Company: Heavy Artillery Release: 2010 Genre: NWOBHM, Traditional Reviewer: Vinaya
Less emphasis on speed and energy and more on simple, classic metal songcraft
Swedish traditional metallists Enforcer knocked the metal community (or a small, fortunate segment thereof) on its collective arse with their 2008 full-length debut, Into the Night. With power metal having long settled into a comfortable formula and other tradition-based rock and metal subgenres becoming too imitative and simply safe, that album was a refreshing break from business as usual, combining classic Priest and Maiden-derived European-style metal songcraft with the meter-mashing speed and energy levels of early thrash and, er, speed metal. After witnessing the band (plus Canadian kindred spirits Cauldron and others) tear it up in a tiny New England barroom on the tour in support of that album, I was keen to hear what the band would do next.
For those who welcomed the constructively destructive cranium blow that was Into the Night, the band's brand new follow-up effort Diamonds will likely be a bit of a surprise. One thing that made Into the Night stand out was the ludicrously fast pace maintained throughout most of its nine songs. Thus, some may find it puzzling to hear that Diamonds, for the most part, lowers the intensity level (to human levels, basically), with less emphasis on speed and energy and more on simple, classic metal songcraft.
Vocalist extraordinaire Olaf Wikstrand's banshee wail is every bit as awesome as it was on Into the Night, and in fact manages to become both more piercing and simultaneously more melodic in places. Meanwhile, the guitars of Adam Zaars and Joseph Tholl have gotten even more rustic and old-fashioned sounding, as if they have been recording with even older amps than before, their riffs and solos also becoming considerably less manic in the process. So gone for the most part are the balls-out, pedal-through-the-floor speedsters like the debut's "Speed Queen" and "Mistress from Hell." In their place are less intense but still enjoyable nuggets like "Roll the Dice," "High Roller" and the destructive party vibe of opening cut "Midnight Vice," which surprisingly manage to recall the naďve but exciting and fun vibe you garnered from long-forgotten British and European acts such as Dark Star, Torch, Trance, the diabolic Oz and maybe even Ethel the Frog.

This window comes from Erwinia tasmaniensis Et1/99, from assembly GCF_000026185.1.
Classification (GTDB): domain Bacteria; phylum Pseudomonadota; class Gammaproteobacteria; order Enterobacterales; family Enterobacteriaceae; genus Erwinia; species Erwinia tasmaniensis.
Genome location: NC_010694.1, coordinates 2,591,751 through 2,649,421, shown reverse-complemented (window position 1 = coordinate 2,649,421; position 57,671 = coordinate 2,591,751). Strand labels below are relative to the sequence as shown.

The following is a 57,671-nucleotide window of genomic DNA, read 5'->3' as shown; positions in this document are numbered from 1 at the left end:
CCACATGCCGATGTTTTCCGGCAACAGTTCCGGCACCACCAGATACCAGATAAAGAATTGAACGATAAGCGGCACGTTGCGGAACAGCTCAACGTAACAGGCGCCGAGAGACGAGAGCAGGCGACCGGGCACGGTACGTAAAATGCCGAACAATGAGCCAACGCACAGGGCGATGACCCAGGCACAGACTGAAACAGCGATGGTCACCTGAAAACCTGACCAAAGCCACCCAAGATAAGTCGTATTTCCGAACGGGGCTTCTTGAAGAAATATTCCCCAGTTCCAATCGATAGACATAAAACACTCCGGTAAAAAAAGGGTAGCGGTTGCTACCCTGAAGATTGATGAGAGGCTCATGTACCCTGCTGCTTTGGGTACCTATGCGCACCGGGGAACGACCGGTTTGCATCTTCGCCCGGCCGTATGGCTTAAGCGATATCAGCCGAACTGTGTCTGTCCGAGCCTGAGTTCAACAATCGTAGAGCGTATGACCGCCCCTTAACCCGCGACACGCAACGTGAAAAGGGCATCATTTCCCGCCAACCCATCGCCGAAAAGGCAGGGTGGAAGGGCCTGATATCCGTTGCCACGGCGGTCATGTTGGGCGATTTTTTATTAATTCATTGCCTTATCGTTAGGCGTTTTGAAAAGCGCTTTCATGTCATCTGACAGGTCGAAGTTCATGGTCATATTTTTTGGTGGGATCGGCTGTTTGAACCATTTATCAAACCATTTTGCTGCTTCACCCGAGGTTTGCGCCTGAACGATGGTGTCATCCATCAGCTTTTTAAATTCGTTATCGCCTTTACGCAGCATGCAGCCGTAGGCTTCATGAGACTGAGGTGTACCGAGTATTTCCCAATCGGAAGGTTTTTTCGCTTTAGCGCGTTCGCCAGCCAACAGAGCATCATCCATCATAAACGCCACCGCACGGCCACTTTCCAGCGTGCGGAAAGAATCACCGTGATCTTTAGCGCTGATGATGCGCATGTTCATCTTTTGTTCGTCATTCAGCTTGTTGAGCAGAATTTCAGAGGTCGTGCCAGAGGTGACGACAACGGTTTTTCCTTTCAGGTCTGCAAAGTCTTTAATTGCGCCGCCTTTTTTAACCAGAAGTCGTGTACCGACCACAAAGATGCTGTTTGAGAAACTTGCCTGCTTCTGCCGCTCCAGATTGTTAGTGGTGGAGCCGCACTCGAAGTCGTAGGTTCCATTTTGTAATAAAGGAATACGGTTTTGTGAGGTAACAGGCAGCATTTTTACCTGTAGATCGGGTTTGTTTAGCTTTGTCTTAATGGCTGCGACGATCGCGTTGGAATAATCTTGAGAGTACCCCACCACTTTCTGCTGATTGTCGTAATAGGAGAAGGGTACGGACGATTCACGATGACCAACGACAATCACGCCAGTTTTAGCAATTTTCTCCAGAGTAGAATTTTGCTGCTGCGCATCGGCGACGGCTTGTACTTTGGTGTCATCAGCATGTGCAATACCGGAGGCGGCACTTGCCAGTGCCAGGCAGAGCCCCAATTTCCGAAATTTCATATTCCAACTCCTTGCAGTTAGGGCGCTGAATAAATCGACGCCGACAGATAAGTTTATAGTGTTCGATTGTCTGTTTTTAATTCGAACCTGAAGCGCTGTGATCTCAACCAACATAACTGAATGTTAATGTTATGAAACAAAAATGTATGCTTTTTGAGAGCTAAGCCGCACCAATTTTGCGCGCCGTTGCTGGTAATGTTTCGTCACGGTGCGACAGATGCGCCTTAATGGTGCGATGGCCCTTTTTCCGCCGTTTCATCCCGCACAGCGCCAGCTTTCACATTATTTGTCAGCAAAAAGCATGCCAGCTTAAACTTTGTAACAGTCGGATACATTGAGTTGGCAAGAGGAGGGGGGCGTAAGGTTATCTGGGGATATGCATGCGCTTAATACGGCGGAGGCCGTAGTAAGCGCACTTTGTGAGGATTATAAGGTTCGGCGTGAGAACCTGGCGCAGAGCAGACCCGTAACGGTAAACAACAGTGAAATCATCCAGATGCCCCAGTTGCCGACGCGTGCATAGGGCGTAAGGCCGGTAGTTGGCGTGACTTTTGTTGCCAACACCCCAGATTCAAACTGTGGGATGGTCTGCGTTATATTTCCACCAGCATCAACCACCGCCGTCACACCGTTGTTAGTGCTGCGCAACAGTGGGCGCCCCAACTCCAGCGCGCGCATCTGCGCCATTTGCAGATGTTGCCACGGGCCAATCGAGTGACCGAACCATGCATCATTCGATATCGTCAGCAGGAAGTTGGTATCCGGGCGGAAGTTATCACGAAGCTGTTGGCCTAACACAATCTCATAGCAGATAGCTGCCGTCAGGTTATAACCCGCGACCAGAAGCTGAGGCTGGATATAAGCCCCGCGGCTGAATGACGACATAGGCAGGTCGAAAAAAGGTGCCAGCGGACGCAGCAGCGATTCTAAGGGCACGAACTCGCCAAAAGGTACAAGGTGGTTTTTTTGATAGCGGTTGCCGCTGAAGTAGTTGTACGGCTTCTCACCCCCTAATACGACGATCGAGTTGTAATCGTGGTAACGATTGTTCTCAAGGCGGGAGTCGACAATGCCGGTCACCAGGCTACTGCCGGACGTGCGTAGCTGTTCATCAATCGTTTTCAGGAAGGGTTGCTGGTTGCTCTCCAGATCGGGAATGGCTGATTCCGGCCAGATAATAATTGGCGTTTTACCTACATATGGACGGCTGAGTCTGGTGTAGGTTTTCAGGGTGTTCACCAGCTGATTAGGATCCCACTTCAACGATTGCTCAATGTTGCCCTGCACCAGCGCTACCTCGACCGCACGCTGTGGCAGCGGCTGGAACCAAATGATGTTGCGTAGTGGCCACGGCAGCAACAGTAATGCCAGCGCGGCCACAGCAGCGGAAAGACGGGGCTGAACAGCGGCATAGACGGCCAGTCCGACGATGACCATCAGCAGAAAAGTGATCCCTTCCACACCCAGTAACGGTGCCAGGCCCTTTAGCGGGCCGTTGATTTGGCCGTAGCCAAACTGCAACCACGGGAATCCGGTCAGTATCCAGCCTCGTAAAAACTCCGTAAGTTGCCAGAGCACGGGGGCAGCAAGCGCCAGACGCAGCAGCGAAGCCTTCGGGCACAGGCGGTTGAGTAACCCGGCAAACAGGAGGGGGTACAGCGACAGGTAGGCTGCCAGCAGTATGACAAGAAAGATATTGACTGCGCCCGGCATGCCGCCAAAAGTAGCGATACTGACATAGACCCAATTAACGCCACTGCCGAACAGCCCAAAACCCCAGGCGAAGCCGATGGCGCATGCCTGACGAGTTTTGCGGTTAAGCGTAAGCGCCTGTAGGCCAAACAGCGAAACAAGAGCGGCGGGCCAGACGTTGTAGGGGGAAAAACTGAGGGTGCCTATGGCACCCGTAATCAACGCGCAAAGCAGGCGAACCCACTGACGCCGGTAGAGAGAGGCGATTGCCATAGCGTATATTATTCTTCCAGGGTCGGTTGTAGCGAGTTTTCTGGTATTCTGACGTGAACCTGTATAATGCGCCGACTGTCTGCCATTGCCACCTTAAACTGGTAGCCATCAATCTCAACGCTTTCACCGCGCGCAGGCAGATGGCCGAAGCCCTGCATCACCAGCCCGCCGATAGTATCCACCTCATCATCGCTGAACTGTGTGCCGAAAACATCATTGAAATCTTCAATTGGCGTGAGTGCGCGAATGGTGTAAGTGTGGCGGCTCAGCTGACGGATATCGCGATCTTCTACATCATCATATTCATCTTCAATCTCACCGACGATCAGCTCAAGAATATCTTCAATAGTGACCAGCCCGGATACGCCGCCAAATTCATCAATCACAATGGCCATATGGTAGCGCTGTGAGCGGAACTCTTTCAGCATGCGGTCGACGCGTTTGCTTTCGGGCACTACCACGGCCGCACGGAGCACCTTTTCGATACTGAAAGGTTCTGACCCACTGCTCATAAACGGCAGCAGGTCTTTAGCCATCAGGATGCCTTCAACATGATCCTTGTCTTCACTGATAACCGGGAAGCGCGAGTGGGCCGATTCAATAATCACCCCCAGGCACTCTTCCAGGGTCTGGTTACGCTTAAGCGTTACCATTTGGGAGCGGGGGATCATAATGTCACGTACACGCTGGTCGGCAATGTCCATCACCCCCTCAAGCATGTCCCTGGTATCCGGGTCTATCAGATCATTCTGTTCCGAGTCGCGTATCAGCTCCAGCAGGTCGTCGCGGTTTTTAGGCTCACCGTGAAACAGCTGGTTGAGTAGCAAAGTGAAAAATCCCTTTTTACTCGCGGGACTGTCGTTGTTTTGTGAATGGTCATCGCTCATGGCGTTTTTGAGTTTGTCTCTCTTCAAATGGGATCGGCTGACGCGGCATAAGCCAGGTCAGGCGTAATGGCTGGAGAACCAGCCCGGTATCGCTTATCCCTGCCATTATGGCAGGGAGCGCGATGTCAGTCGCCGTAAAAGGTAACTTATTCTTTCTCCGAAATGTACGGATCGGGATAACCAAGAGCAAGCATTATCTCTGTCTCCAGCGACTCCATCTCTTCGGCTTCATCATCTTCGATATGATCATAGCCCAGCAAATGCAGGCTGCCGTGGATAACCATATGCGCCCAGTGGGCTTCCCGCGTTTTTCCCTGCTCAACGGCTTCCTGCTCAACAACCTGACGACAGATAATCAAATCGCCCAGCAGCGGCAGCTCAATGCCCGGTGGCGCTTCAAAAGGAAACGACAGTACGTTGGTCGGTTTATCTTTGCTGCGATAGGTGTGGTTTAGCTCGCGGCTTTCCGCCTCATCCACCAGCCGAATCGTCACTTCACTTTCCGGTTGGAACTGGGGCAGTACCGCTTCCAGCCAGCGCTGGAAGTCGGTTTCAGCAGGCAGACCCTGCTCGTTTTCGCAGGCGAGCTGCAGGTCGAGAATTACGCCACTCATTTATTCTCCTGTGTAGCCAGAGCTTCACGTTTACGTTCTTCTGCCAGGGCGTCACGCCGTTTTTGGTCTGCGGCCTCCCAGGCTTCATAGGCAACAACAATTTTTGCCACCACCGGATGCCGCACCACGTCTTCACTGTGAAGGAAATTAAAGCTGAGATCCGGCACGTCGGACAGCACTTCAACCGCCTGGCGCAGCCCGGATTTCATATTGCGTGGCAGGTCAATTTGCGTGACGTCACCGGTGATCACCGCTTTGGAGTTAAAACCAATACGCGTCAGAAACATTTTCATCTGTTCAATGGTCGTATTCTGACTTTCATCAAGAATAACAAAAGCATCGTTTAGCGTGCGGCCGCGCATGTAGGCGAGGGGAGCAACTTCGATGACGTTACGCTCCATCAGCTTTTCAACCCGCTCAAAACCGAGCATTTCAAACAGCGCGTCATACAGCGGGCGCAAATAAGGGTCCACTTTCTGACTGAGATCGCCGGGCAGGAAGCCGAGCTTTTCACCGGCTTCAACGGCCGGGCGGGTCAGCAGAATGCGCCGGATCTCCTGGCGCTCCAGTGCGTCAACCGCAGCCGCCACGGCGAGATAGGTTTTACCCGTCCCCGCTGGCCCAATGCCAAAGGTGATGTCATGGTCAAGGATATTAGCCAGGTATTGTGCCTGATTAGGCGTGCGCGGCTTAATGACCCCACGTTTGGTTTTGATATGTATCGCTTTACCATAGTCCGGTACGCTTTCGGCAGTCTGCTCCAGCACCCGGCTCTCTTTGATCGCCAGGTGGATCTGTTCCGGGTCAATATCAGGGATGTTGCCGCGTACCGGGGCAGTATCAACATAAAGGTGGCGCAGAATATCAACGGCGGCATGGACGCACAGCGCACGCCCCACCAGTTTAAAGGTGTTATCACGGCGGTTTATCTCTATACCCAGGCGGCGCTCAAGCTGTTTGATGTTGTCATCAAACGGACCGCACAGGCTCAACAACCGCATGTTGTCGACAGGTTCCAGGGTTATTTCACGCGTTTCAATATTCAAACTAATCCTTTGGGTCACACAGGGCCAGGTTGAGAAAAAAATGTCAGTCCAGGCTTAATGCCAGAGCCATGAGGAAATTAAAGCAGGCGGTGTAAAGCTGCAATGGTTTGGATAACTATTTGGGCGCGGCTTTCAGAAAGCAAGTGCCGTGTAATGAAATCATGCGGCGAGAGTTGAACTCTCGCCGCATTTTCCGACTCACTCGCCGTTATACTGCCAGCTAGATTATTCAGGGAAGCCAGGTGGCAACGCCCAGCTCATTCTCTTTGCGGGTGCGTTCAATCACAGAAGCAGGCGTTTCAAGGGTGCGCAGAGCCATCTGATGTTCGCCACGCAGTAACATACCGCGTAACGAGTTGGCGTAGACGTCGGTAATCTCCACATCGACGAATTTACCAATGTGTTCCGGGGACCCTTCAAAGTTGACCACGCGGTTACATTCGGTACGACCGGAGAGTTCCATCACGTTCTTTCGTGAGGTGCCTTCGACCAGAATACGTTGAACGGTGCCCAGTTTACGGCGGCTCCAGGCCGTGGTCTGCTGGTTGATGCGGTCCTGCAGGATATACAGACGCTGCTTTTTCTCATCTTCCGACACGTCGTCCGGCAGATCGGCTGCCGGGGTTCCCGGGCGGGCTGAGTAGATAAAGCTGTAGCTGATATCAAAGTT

Honestly, the reduced intensity and cleaned-up guitar tones had me a bit underwhelmed after the relentless axe attack of the band's debut. But as I sit and listen to it, I begin to find the kinder, gentler Enforcer an almost equally welcome proposition, marveling at the band's newfound ability to put a fresh topspin on yesteryear's underground classics as well as the speedier, thrashier fare that clearly inspired their debut. Now, if they could somehow combine the vibes of these two albums next time around (basically injecting the Diamonds sound with a shot of Into the Night-style energy), that could make for one killer metal feast.
About this Writer: Vinaya Saksena // Vinaya is either a writer who dabbles in guitar playing, or a guitar player who dabbles in writing. A Maximum Metal staffer since 2004, he has also served as a reporter for several newspapers in Rhode Island and Massachusetts. Although his obsession with music is such that it does not allow time for much else by way of hobbies, he also enjoys traveling, trivia, photography, British comedy and the occasional A-Team re-run.
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